Yeast identification: reassessment of assimilation tests as sole universal identifiers


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Abstract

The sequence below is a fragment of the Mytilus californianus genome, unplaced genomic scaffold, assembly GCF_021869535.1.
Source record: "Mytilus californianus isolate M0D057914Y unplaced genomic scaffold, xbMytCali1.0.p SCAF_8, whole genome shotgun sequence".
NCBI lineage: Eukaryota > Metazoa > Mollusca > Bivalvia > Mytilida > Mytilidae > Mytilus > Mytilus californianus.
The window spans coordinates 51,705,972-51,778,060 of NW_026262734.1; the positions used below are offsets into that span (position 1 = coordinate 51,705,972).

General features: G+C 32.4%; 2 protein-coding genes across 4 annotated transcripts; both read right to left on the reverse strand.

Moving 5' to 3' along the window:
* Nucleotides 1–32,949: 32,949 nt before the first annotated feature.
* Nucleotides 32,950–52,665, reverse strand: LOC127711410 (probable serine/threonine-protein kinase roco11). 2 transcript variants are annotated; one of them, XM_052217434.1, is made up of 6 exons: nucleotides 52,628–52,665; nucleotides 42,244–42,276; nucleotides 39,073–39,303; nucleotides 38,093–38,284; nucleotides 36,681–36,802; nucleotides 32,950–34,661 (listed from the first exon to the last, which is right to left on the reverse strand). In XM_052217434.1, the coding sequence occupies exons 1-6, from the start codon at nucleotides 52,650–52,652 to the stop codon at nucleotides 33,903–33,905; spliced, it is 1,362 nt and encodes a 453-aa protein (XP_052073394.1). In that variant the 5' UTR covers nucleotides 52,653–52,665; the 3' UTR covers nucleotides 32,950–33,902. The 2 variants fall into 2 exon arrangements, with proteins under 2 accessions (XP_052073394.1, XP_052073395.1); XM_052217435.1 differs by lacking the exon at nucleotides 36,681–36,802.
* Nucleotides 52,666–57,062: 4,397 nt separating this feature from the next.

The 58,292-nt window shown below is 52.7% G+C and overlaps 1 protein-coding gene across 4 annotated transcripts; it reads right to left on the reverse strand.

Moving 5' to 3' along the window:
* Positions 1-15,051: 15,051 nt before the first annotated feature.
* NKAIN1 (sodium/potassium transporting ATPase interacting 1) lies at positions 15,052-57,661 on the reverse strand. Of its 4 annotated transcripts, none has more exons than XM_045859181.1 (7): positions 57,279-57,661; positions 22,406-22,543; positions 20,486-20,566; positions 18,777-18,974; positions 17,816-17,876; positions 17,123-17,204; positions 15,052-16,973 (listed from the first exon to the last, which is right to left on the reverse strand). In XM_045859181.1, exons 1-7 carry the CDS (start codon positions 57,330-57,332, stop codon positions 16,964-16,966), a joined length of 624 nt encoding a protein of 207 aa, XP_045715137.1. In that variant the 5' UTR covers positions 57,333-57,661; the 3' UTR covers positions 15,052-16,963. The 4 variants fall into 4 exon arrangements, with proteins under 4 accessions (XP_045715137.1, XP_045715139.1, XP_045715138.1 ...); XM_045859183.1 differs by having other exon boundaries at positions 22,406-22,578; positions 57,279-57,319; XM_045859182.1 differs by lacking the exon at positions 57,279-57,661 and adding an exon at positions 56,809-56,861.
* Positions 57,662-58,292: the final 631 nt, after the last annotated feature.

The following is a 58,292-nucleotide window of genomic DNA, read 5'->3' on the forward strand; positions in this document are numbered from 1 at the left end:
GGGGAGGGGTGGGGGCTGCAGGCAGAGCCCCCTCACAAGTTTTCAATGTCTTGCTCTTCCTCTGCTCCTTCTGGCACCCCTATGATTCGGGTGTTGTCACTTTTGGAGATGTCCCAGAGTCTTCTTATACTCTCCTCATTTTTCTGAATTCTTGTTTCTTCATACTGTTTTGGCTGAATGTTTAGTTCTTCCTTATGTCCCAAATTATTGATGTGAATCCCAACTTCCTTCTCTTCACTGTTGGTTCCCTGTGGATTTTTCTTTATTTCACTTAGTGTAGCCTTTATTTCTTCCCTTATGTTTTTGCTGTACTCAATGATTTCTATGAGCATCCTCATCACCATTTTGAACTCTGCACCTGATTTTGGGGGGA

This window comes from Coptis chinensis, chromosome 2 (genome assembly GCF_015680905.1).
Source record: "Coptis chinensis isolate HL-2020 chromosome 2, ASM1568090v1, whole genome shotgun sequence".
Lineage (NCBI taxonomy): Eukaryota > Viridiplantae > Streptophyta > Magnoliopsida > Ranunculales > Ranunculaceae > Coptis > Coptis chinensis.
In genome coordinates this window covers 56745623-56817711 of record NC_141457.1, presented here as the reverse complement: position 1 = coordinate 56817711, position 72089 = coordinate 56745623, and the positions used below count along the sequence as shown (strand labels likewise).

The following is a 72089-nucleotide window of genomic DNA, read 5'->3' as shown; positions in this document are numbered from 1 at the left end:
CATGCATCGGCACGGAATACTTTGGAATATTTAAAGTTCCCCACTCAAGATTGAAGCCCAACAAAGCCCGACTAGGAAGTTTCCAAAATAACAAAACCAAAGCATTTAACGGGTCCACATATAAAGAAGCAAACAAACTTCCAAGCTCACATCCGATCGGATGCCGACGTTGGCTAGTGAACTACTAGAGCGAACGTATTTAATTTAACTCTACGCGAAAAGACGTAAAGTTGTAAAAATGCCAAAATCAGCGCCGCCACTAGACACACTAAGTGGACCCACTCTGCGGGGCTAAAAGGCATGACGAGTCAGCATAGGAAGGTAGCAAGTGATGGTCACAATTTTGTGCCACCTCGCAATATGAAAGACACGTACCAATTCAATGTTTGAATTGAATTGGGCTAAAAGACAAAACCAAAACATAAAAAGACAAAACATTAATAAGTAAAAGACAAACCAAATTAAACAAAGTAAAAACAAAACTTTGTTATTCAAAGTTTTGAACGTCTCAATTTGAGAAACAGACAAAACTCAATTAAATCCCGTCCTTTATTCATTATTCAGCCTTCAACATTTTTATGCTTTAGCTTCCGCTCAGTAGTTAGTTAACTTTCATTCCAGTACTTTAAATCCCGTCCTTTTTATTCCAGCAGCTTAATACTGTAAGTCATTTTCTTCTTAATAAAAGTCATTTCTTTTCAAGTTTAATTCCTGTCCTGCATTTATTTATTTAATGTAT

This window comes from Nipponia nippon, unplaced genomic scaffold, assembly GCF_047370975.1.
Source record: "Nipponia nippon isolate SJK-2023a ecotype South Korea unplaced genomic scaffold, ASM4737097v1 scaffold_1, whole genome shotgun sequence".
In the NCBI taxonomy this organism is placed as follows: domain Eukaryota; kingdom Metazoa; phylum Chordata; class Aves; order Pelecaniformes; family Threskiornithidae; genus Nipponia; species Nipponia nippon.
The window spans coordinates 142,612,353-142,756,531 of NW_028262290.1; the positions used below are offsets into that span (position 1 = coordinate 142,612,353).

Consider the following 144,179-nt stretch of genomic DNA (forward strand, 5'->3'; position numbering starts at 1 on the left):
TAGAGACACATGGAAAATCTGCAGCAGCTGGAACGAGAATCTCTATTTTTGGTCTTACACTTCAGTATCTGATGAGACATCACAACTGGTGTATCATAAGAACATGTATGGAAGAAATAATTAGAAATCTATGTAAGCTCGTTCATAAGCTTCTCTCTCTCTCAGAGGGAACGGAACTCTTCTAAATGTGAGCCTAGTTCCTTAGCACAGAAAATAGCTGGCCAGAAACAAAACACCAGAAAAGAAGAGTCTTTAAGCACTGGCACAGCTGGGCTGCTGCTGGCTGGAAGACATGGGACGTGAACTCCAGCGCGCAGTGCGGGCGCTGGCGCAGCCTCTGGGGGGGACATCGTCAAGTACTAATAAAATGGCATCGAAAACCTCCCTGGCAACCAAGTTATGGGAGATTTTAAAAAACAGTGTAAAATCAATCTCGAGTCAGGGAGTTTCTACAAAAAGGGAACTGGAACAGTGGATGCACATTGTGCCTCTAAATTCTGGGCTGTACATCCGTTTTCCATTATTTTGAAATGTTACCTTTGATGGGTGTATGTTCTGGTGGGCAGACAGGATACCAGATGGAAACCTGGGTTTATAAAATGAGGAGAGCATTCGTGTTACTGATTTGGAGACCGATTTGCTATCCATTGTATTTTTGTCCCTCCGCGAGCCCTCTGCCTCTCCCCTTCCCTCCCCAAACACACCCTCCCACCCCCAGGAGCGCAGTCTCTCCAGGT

Aims:To assess whether assimilation tests in isolation remain a valid method of identification of yeasts, when applied to a wide range of environmental and spoilage isolates.Methods and Results:Seventy-one yeast strains were isolated from a soft drinks factory. These were identified using assimilation tests and by D1/D2 rDNA sequencing. When compared to sequencing, assimilation test identifications (MicroLog™) were 18·3% correct, a further 14·1% correct within the genus and 67·6% were incorrectly identified. The majority of the latter could be attributed to the rise in newly reported yeast species.Conclusions:Assimilation tests alone are unreliable as a universal means of yeast identification, because of numerous new species, variability of strains and increasing coincidence of assimilation profiles. Assimilation tests still have a useful role in the identification of common species, such as the majority of clinical isolates.Significance and Impact of the Study:It is probable, based on these results, that many yeast identifications reported in older literature are incorrect. This emphasizes the crucial need for accurate identification in present and future publications.

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